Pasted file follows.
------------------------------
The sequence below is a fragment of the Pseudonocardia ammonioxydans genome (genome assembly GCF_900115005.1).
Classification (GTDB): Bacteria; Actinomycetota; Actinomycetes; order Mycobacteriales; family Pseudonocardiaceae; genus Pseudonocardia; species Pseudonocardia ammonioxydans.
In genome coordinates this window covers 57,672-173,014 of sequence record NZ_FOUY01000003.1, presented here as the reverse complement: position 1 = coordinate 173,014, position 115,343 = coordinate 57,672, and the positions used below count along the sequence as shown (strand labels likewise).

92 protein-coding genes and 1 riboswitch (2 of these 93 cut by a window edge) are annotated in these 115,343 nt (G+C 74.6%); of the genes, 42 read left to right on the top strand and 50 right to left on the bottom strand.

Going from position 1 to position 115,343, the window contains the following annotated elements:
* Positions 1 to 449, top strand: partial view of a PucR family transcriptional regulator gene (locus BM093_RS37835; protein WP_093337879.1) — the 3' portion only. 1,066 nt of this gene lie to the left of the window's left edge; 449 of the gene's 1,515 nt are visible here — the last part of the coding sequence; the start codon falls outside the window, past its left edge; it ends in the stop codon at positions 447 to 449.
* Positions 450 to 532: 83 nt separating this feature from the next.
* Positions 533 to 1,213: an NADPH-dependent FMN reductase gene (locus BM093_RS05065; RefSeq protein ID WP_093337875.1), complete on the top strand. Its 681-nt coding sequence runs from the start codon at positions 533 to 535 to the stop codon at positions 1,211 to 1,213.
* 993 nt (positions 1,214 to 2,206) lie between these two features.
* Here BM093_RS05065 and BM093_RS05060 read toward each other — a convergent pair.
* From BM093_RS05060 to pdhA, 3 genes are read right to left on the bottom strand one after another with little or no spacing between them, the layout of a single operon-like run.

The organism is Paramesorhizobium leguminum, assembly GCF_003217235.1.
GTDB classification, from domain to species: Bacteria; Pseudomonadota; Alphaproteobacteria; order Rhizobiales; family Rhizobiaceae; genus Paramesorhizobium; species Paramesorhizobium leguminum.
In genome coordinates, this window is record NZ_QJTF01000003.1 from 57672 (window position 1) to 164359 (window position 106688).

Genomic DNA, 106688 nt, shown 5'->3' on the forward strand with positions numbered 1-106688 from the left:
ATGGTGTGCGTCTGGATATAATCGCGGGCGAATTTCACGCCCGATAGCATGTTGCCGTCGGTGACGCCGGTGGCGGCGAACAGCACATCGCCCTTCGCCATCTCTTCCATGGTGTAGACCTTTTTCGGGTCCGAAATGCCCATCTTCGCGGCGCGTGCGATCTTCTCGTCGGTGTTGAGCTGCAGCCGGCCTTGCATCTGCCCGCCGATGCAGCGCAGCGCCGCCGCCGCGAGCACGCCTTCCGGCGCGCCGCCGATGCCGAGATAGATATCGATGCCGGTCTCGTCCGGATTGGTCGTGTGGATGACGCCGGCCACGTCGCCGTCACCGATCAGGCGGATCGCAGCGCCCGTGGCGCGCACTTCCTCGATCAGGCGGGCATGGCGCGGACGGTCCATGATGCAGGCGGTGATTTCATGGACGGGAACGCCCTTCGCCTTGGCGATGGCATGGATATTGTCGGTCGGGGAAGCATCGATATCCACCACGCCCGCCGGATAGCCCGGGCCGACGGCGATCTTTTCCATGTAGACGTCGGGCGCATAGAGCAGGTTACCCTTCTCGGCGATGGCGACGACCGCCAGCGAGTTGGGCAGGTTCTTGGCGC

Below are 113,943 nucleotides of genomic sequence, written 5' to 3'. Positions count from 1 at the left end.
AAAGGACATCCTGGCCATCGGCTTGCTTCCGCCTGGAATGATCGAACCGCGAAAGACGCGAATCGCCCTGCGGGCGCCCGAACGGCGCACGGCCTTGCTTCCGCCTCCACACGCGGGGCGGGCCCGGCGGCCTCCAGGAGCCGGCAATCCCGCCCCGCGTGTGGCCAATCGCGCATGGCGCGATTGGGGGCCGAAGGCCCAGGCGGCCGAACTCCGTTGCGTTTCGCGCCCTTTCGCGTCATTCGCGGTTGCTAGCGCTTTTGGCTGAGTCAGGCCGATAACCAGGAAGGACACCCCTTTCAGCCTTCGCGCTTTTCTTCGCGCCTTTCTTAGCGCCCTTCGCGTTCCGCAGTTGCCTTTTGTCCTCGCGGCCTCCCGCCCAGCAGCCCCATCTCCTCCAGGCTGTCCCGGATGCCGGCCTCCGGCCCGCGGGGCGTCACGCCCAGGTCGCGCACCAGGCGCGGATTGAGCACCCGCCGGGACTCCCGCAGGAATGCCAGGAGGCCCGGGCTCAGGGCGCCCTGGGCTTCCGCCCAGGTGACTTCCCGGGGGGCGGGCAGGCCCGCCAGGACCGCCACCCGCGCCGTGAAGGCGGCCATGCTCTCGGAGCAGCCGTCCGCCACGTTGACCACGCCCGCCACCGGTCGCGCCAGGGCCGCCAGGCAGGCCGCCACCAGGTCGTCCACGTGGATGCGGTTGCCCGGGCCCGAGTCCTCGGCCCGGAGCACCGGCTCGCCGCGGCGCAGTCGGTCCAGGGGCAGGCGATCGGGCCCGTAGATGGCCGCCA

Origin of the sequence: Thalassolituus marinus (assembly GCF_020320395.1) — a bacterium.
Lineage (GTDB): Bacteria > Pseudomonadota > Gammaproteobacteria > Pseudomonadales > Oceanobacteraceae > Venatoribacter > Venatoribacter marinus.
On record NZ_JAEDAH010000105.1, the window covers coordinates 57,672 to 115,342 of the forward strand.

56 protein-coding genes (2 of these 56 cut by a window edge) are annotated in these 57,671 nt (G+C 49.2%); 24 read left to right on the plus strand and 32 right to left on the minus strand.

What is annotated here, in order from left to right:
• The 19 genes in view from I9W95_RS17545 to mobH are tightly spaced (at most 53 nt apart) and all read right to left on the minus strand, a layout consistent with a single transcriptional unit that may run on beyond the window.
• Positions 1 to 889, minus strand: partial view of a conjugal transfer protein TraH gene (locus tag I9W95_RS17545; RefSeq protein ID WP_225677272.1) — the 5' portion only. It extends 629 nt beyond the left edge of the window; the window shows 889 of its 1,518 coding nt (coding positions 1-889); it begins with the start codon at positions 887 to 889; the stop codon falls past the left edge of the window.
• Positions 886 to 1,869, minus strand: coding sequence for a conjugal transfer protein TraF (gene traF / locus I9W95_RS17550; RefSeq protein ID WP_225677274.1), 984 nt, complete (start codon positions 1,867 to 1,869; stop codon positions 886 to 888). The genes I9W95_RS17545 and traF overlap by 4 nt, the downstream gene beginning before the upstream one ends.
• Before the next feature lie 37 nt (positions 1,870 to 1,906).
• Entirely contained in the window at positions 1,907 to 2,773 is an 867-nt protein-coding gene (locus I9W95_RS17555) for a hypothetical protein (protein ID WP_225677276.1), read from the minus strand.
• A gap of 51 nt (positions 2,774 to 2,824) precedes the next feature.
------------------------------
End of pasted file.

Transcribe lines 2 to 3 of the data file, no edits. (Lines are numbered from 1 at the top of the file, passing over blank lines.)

Classification (GTDB): Bacteria; Actinomycetota; Actinomycetes; order Mycobacteriales; family Pseudonocardiaceae; genus Pseudonocardia; species Pseudonocardia ammonioxydans.
In genome coordinates this window covers 57,672-173,014 of sequence record NZ_FOUY01000003.1, presented here as the reverse complement: position 1 = coordinate 173,014, position 115,343 = coordinate 57,672, and the positions used below count along the sequence as shown (strand labels likewise).